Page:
A culture war over public aid, private tuition

Court's signal raises the hopes of defenders of parental choice

Suspicion on both sides

August 09, 1999|By Lyle Denniston | Lyle Denniston,SUN NATIONAL STAFF

WASHINGTON -- At the end of this month, 17-year-old Aaron Bagley will return to school and will worry from time to time about how his family in Raymond, Maine, will raise more than $5,000 for his tuition at a Catholic school in Portland.

Because of the Bagleys' choice of Cheverus High School for Aaron, and in the future for his younger brother, Jody, and because they want the state to help pay the tuition, the Bagleys have become soldiers in a culture war.

It is a growing battle that is moving from legislature to legislature and courthouse to courthouse.

It pits defenders of parents' right to choose their children's education against defenders of the nation's venerable -- but faltering -- public schools and of the constitutional principle that government and religion must be kept separate. Each side is suspicious of the other's motives. And each is ready to sue at the earliest opportunity.

In recent months, for example, opponents of public tuition aid for private schools filed suit within hours after such measures were signed into law in Florida, Illinois and Ohio.

"The special-interest groups won't allow reform without a fight," says Clint Bolick, litigation director of the Institute for Justice, a group on the front line in defense of educational alternatives. "The parents whose kids are consigned to failing schools will fight tenaciously to protect their children's future."

Carole Shields, president of the People for the American Way Foundation, a leading challenger of public funding for private education, argues that the plans being advanced are "a subsidy for private and religious schools that will leave public school children in the lurch and their parents in the dark."

She adds: "We must roll up our sleeves and do whatever it takes to strengthen public education."

The conflict is often referred to as one over "school vouchers." But tuition vouchers, which parents can use toward the cost of private school tuition, are just one of an array of methods to channel public funds into private schooling. Other techniques, all of them taxpayer-financed, include scholarships, direct or indirect payment of tuition, tax credits for parents, and tax credits for donations to private school scholarship funds.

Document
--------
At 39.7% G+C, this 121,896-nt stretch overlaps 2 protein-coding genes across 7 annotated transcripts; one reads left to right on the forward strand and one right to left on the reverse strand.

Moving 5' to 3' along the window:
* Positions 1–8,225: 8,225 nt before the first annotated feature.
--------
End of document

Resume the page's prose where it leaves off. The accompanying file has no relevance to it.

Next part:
In Maryland, voucher and tuition tax-credit measures were proposed this year in the General Assembly but did not pass.

Constitutional obstacles

Lawyers and other strategists are trying to get around the constitutional problems that can arise when public funds underwrite private education -- especially schools run by churches or synagogues, such as Cheverus High, which bills itself as "the Jesuit college preparatory school of Maine."

But the Bagleys and other families that have made the same decision say they are hopeful -- as is the whole movement behind parental choice. The key reason: The Supreme Court has seemed more willing to allow more public aid for parochial education.

The lawsuit filed by Cynthia and Robert Bagley, seeking state support for Aaron's tuition, is awaiting a response from the Supreme Court this fall. The suit was joined by four other families who live in Raymond, a small town about 20 miles north of Portland, who have also sent their sons to the all-boys Cheverus High.

Aaron says the family chose the school "for a lot of reasons. My parents liked the education there better than in the public schools. My mother went to Catholic high school and wanted me to experience it, too."

"Sometimes," he says, "it's a struggle" to come up with the tuition payments. "It usually comes only at the last minute."

If Aaron could have qualified for state tuition aid, the school would have received a payment of $5,379.63 a year for his education. The annual tuition is just slightly higher: $5,450.

Available before 1981

Maine would have paid Aaron's tuition before 1981. But that year, the Legislature cut parochial schools from a tuition aid program after the state attorney general said such aid would be unconstitutional under prior Supreme Court rulings.

Maine's Supreme Judicial Court rebuffed the Raymond families in April, ruling that state grants cannot pay for parochial education. A federal appeals court made a similar ruling in a separate Maine case in May.

Those courts relied on what appears to be the biggest obstacle to public subsidies for private education: the U.S. Constitution's wall of separation between government and religion. The wall was made especially high as a barrier to subsidies for parochial schools by a series of Supreme Court rulings in the 1960s and 1970s.

The rulings came in response to a campaign, begun decades ago, to secure public aid for parochial education -- especially for Catholic schools.

But the new movement behind education alternatives and public subsidies is not confined to support for parochial education. An increasingly popular alternative, now in 34 states and the District of Columbia, are "charter schools" -- public schools that are run independently of local school districts.

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